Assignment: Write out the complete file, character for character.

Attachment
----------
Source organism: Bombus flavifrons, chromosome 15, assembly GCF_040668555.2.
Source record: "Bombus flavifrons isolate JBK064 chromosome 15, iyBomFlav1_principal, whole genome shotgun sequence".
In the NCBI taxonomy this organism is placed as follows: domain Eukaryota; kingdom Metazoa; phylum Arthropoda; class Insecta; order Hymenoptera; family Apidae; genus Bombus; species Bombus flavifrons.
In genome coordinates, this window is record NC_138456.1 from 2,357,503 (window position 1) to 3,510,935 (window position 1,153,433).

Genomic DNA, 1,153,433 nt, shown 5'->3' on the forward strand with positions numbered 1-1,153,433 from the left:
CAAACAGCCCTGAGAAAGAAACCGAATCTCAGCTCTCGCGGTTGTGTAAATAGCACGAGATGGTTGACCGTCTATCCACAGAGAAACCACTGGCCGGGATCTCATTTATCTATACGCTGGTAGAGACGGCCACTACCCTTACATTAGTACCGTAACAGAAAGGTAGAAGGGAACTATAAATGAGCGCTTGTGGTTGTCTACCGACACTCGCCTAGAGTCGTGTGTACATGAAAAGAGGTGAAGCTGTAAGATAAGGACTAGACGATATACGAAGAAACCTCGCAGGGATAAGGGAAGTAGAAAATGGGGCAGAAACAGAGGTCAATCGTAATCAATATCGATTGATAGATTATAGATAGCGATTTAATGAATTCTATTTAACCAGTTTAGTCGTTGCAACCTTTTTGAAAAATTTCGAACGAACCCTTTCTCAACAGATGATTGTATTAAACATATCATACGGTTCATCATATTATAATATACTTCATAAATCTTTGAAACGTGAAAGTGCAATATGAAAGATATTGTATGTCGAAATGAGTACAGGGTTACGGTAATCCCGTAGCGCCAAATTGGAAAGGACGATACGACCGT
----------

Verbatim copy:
Source organism: Bombus flavifrons, chromosome 15, assembly GCF_040668555.2.
Source record: "Bombus flavifrons isolate JBK064 chromosome 15, iyBomFlav1_principal, whole genome shotgun sequence".
In the NCBI taxonomy this organism is placed as follows: domain Eukaryota; kingdom Metazoa; phylum Arthropoda; class Insecta; order Hymenoptera; family Apidae; genus Bombus; species Bombus flavifrons.
In genome coordinates, this window is record NC_138456.1 from 2,357,503 (window position 1) to 3,510,935 (window position 1,153,433).

Genomic DNA, 1,153,433 nt, shown 5'->3' on the forward strand with positions numbered 1-1,153,433 from the left:
CAAACAGCCCTGAGAAAGAAACCGAATCTCAGCTCTCGCGGTTGTGTAAATAGCACGAGATGGTTGACCGTCTATCCACAGAGAAACCACTGGCCGGGATCTCATTTATCTATACGCTGGTAGAGACGGCCACTACCCTTACATTAGTACCGTAACAGAAAGGTAGAAGGGAACTATAAATGAGCGCTTGTGGTTGTCTACCGACACTCGCCTAGAGTCGTGTGTACATGAAAAGAGGTGAAGCTGTAAGATAAGGACTAGACGATATACGAAGAAACCTCGCAGGGATAAGGGAAGTAGAAAATGGGGCAGAAACAGAGGTCAATCGTAATCAATATCGATTGATAGATTATAGATAGCGATTTAATGAATTCTATTTAACCAGTTTAGTCGTTGCAACCTTTTTGAAAAATTTCGAACGAACCCTTTCTCAACAGATGATTGTATTAAACATATCATACGGTTCATCATATTATAATATACTTCATAAATCTTTGAAACGTGAAAGTGCAATATGAAAGATATTGTATGTCGAAATGAGTACAGGGTTACGGTAATCCCGTAGCGCCAAATTGGAAAGGACGATACGACCGT